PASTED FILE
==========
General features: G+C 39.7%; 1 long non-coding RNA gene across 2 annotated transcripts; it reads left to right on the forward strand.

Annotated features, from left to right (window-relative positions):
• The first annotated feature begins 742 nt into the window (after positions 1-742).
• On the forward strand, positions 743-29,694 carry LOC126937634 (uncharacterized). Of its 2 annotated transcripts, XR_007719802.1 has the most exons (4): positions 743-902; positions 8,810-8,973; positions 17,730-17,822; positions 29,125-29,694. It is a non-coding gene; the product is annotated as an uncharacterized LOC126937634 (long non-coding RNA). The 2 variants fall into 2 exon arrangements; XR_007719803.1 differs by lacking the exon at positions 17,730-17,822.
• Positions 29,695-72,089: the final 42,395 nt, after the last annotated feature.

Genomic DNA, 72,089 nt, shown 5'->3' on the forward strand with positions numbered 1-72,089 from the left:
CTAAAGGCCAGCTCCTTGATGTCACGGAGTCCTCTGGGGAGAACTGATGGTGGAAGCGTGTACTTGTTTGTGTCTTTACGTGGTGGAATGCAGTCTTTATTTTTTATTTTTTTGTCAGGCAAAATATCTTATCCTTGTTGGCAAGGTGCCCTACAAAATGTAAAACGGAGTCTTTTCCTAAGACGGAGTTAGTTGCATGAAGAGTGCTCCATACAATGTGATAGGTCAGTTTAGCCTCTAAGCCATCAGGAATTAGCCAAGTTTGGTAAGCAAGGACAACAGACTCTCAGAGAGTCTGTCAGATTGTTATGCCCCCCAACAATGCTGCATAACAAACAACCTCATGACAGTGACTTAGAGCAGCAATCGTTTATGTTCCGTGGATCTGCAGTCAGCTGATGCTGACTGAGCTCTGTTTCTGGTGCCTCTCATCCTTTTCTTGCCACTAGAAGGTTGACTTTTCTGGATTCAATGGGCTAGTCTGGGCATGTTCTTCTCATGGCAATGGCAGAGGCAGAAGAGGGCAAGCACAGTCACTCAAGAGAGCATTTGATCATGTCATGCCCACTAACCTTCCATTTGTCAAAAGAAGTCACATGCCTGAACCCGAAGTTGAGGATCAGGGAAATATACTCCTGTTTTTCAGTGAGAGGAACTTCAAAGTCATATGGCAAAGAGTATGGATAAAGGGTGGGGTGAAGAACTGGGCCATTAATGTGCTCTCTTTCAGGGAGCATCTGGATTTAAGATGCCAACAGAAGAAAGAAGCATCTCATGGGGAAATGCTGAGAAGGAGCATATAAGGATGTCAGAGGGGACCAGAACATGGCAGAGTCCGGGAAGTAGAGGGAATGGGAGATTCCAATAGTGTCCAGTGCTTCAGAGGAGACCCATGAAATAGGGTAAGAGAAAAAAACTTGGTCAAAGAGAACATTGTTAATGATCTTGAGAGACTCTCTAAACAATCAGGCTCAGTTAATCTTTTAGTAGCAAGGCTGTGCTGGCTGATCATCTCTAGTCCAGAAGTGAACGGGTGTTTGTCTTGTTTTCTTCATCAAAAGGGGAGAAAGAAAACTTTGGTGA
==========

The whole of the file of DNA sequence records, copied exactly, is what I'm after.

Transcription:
General features: G+C 39.7%; 1 long non-coding RNA gene across 2 annotated transcripts; it reads left to right on the forward strand.

Annotated features, from left to right (window-relative positions):
• The first annotated feature begins 742 nt into the window (after positions 1-742).
• On the forward strand, positions 743-29,694 carry LOC126937634 (uncharacterized). Of its 2 annotated transcripts, XR_007719802.1 has the most exons (4): positions 743-902; positions 8,810-8,973; positions 17,730-17,822; positions 29,125-29,694. It is a non-coding gene; the product is annotated as an uncharacterized LOC126937634 (long non-coding RNA). The 2 variants fall into 2 exon arrangements; XR_007719803.1 differs by lacking the exon at positions 17,730-17,822.
• Positions 29,695-72,089: the final 42,395 nt, after the last annotated feature.

Genomic DNA, 72,089 nt, shown 5'->3' on the forward strand with positions numbered 1-72,089 from the left:
CTAAAGGCCAGCTCCTTGATGTCACGGAGTCCTCTGGGGAGAACTGATGGTGGAAGCGTGTACTTGTTTGTGTCTTTACGTGGTGGAATGCAGTCTTTATTTTTTATTTTTTTGTCAGGCAAAATATCTTATCCTTGTTGGCAAGGTGCCCTACAAAATGTAAAACGGAGTCTTTTCCTAAGACGGAGTTAGTTGCATGAAGAGTGCTCCATACAATGTGATAGGTCAGTTTAGCCTCTAAGCCATCAGGAATTAGCCAAGTTTGGTAAGCAAGGACAACAGACTCTCAGAGAGTCTGTCAGATTGTTATGCCCCCCAACAATGCTGCATAACAAACAACCTCATGACAGTGACTTAGAGCAGCAATCGTTTATGTTCCGTGGATCTGCAGTCAGCTGATGCTGACTGAGCTCTGTTTCTGGTGCCTCTCATCCTTTTCTTGCCACTAGAAGGTTGACTTTTCTGGATTCAATGGGCTAGTCTGGGCATGTTCTTCTCATGGCAATGGCAGAGGCAGAAGAGGGCAAGCACAGTCACTCAAGAGAGCATTTGATCATGTCATGCCCACTAACCTTCCATTTGTCAAAAGAAGTCACATGCCTGAACCCGAAGTTGAGGATCAGGGAAATATACTCCTGTTTTTCAGTGAGAGGAACTTCAAAGTCATATGGCAAAGAGTATGGATAAAGGGTGGGGTGAAGAACTGGGCCATTAATGTGCTCTCTTTCAGGGAGCATCTGGATTTAAGATGCCAACAGAAGAAAGAAGCATCTCATGGGGAAATGCTGAGAAGGAGCATATAAGGATGTCAGAGGGGACCAGAACATGGCAGAGTCCGGGAAGTAGAGGGAATGGGAGATTCCAATAGTGTCCAGTGCTTCAGAGGAGACCCATGAAATAGGGTAAGAGAAAAAAACTTGGTCAAAGAGAACATTGTTAATGATCTTGAGAGACTCTCTAAACAATCAGGCTCAGTTAATCTTTTAGTAGCAAGGCTGTGCTGGCTGATCATCTCTAGTCCAGAAGTGAACGGGTGTTTGTCTTGTTTTCTTCATCAAAAGGGGAGAAAGAAAACTTTGGTGA